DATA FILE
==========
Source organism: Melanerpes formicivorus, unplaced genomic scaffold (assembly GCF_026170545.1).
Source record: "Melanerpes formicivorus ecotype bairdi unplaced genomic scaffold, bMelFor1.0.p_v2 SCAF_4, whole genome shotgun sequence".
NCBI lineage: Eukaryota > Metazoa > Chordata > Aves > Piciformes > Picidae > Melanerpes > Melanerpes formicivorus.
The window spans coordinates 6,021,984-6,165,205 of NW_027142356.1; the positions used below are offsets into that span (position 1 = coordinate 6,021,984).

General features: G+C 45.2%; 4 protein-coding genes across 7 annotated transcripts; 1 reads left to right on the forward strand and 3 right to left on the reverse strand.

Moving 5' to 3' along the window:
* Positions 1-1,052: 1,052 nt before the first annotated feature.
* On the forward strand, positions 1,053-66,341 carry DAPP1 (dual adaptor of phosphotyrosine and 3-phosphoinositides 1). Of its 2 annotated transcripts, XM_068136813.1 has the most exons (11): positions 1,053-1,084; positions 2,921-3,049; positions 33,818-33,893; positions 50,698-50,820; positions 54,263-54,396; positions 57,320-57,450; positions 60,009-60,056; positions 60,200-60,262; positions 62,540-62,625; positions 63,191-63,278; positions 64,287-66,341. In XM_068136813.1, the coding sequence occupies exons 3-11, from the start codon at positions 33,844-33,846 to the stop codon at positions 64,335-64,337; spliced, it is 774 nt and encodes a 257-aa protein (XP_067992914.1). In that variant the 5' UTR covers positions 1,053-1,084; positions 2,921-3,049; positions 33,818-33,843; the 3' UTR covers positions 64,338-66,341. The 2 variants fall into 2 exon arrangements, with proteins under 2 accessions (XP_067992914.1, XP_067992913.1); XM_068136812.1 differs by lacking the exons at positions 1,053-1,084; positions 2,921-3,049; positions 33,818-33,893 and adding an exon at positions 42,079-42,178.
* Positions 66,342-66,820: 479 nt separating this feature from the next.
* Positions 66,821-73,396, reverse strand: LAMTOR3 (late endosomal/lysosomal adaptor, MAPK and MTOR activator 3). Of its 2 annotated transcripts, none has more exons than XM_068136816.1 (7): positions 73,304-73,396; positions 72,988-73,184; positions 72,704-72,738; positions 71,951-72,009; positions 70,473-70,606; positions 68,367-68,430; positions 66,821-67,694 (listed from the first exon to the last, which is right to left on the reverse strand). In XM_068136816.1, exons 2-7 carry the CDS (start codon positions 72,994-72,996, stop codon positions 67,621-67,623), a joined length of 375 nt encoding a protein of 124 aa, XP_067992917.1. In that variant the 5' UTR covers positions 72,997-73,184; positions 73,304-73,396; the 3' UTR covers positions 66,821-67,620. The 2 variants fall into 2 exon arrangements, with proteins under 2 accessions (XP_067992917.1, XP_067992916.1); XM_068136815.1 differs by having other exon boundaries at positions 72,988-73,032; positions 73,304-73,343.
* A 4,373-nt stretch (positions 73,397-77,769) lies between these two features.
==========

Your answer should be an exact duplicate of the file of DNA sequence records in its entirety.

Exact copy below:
Source organism: Melanerpes formicivorus, unplaced genomic scaffold (assembly GCF_026170545.1).
Source record: "Melanerpes formicivorus ecotype bairdi unplaced genomic scaffold, bMelFor1.0.p_v2 SCAF_4, whole genome shotgun sequence".
NCBI lineage: Eukaryota > Metazoa > Chordata > Aves > Piciformes > Picidae > Melanerpes > Melanerpes formicivorus.
The window spans coordinates 6,021,984-6,165,205 of NW_027142356.1; the positions used below are offsets into that span (position 1 = coordinate 6,021,984).

General features: G+C 45.2%; 4 protein-coding genes across 7 annotated transcripts; 1 reads left to right on the forward strand and 3 right to left on the reverse strand.

Moving 5' to 3' along the window:
* Positions 1-1,052: 1,052 nt before the first annotated feature.
* On the forward strand, positions 1,053-66,341 carry DAPP1 (dual adaptor of phosphotyrosine and 3-phosphoinositides 1). Of its 2 annotated transcripts, XM_068136813.1 has the most exons (11): positions 1,053-1,084; positions 2,921-3,049; positions 33,818-33,893; positions 50,698-50,820; positions 54,263-54,396; positions 57,320-57,450; positions 60,009-60,056; positions 60,200-60,262; positions 62,540-62,625; positions 63,191-63,278; positions 64,287-66,341. In XM_068136813.1, the coding sequence occupies exons 3-11, from the start codon at positions 33,844-33,846 to the stop codon at positions 64,335-64,337; spliced, it is 774 nt and encodes a 257-aa protein (XP_067992914.1). In that variant the 5' UTR covers positions 1,053-1,084; positions 2,921-3,049; positions 33,818-33,843; the 3' UTR covers positions 64,338-66,341. The 2 variants fall into 2 exon arrangements, with proteins under 2 accessions (XP_067992914.1, XP_067992913.1); XM_068136812.1 differs by lacking the exons at positions 1,053-1,084; positions 2,921-3,049; positions 33,818-33,893 and adding an exon at positions 42,079-42,178.
* Positions 66,342-66,820: 479 nt separating this feature from the next.
* Positions 66,821-73,396, reverse strand: LAMTOR3 (late endosomal/lysosomal adaptor, MAPK and MTOR activator 3). Of its 2 annotated transcripts, none has more exons than XM_068136816.1 (7): positions 73,304-73,396; positions 72,988-73,184; positions 72,704-72,738; positions 71,951-72,009; positions 70,473-70,606; positions 68,367-68,430; positions 66,821-67,694 (listed from the first exon to the last, which is right to left on the reverse strand). In XM_068136816.1, exons 2-7 carry the CDS (start codon positions 72,994-72,996, stop codon positions 67,621-67,623), a joined length of 375 nt encoding a protein of 124 aa, XP_067992917.1. In that variant the 5' UTR covers positions 72,997-73,184; positions 73,304-73,396; the 3' UTR covers positions 66,821-67,620. The 2 variants fall into 2 exon arrangements, with proteins under 2 accessions (XP_067992917.1, XP_067992916.1); XM_068136815.1 differs by having other exon boundaries at positions 72,988-73,032; positions 73,304-73,343.
* A 4,373-nt stretch (positions 73,397-77,769) lies between these two features.